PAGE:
Staff Highlight: Valerie Koropatnik

Valerie Koropatnick’s bright blue eyes convey her passion for social work, a field she has been committed to for 40 years.  As the Director of Westview House, she oversees programming for adults with mental illness.  The house is just like many others in Burlington – old and creaky but cozy and inviting.  Pictures of members hang on the walls, and the mismatched furniture (all found or donated) suggests a relaxed environment.  She shares an office with UVM interns who always bring a “jolt” at the beginning of every semester.  Valerie’s own energy is apparent when she talks about Westview and the road she took to get there.

Growing up with her extended Ukrainian family in New Jersey, Valerie spent a fair amount of time in her grandmother’s tenement building in Newark.  The social and cultural dynamics of this urban landscape influenced her decision to study sociology in college.  Valerie received a full scholarship to obtain her Masters in Social Work from Rutgers.  She graduated during an era of deinstitutionalization in mental health, when social workers were tasked with how to best help patients transition back to society. 

Valerie recalls taking six recently released men on a field trip to the shore in Asbury Park, N.J. On the beach, Valerie quickly realized that some of the men were uncomfortable, having worn wool coats, and their medication was making them sensitive to the heat.  No one complained, but it was perhaps not the most fitting activity. Valerie laughs as she recounts the story, referencing her naiveté at the time.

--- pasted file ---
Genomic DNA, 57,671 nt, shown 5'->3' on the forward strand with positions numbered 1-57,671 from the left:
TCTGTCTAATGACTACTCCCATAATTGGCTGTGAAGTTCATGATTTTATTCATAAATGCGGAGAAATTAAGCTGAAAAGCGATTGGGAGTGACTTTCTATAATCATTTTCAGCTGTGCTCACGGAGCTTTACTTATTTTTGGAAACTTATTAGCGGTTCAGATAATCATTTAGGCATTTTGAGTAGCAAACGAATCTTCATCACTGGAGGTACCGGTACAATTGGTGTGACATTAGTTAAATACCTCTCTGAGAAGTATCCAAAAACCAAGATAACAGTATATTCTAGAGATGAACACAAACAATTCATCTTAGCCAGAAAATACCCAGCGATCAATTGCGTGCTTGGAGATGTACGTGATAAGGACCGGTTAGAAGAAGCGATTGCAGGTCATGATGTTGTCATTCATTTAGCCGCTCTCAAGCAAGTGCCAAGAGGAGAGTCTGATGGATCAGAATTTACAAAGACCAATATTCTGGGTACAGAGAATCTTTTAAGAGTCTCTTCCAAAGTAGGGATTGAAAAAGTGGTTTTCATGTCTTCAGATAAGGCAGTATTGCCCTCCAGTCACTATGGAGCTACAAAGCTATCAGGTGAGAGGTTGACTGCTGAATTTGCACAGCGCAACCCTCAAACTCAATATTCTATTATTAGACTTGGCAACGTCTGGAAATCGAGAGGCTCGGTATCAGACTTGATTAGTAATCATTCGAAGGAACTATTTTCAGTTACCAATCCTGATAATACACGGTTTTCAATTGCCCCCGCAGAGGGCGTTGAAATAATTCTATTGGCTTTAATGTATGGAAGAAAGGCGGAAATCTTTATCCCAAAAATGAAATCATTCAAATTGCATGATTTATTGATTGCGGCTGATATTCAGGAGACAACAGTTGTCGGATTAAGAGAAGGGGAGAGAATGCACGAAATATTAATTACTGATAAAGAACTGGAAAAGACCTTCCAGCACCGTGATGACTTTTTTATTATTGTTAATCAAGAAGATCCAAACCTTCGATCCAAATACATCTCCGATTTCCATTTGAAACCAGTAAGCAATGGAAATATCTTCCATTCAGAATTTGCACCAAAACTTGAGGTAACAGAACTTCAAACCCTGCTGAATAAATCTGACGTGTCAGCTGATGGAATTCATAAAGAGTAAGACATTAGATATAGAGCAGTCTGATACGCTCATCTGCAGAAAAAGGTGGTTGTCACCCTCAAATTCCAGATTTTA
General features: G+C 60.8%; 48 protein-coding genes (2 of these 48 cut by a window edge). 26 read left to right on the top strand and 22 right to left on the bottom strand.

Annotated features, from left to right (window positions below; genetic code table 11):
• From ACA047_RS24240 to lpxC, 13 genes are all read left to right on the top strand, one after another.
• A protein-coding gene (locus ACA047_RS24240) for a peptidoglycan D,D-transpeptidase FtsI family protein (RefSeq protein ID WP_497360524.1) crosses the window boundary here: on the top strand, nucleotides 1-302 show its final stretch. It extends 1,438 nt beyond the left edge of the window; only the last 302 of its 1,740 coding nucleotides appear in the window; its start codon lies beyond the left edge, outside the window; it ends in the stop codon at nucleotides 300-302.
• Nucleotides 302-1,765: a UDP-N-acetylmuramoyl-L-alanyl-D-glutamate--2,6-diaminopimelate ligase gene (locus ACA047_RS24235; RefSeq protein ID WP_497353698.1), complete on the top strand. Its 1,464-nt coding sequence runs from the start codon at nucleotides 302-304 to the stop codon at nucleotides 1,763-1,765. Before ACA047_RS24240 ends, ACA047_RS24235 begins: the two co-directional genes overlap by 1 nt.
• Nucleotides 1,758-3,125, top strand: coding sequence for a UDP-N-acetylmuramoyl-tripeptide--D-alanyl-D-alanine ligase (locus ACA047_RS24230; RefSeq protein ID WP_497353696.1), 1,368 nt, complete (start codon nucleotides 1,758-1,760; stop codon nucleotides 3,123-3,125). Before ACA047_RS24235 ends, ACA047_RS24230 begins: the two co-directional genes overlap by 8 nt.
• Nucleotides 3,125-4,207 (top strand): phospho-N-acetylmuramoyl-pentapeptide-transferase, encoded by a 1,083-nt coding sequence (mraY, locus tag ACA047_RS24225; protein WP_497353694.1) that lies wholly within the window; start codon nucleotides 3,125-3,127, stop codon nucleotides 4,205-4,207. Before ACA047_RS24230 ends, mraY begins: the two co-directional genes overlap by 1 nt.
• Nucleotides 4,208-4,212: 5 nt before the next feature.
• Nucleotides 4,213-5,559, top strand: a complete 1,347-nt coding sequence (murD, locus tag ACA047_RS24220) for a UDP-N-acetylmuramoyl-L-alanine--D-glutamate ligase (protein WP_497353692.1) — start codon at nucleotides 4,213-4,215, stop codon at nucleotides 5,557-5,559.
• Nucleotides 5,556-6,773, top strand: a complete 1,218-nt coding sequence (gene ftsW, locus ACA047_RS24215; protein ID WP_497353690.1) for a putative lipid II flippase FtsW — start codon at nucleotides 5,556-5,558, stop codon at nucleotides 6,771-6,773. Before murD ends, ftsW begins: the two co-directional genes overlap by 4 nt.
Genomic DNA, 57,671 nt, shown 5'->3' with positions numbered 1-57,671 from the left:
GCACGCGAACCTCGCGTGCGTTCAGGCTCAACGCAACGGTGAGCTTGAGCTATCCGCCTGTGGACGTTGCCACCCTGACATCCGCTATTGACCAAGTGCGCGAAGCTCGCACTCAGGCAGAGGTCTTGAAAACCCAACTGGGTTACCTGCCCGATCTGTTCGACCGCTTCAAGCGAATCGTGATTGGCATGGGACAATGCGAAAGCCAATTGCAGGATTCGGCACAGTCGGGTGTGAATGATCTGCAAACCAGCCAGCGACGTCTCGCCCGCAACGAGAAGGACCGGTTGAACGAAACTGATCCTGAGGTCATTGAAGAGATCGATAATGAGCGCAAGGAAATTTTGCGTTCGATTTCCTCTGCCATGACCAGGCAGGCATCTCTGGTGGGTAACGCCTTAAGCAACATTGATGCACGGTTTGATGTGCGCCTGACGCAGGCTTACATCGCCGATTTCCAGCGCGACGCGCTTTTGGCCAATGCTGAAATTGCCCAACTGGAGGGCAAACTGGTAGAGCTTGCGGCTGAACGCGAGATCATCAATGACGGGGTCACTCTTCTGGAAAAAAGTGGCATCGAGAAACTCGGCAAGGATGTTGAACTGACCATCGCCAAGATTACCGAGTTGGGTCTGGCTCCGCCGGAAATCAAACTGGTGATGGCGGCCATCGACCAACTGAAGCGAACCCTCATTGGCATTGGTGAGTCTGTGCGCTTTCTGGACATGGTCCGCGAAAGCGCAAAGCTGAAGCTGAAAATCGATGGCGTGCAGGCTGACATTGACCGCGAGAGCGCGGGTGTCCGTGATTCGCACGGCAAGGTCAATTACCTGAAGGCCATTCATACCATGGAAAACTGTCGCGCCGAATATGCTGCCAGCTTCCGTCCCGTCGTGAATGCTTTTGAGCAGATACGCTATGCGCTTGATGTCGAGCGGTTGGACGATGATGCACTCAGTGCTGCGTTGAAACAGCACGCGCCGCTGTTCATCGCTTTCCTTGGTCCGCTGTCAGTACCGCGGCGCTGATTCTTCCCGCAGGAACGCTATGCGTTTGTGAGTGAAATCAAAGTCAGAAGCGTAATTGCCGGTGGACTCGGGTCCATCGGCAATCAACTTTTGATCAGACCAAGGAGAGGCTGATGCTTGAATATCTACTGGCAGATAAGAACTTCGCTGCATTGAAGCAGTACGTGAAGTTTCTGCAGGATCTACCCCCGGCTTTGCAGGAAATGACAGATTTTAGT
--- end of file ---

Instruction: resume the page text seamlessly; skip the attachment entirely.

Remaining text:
Since its founding in 1982, activities at Westview have been adapted to meet the needs of its members. Like all households, they experience birthdays, holidays, anniversaries, weddings, funerals, and baby showers, as well as an annual camping trip.

Today, Valerie is one of only two full-time staff members for the house. Drew Corcoran oversees Odd Jobs, a service that matches members to community employers.  Peer Leaders are responsible for cooking, chores, and organizing activities at Westview.  Valerie believes that empowering people with mental illness will increase community awareness and decrease societal stigma.

Valerie says that all members deserve a place to belong—a place to be needed, wanted, and expected.  She has built strong connections with the members of Westview through her 33-year tenure and says, “We’ve grown old together. It’s rare to have a career where you really get to know people for that length of time. It’s been a privilege and gift to witness people’s lives change for the better over the long term.”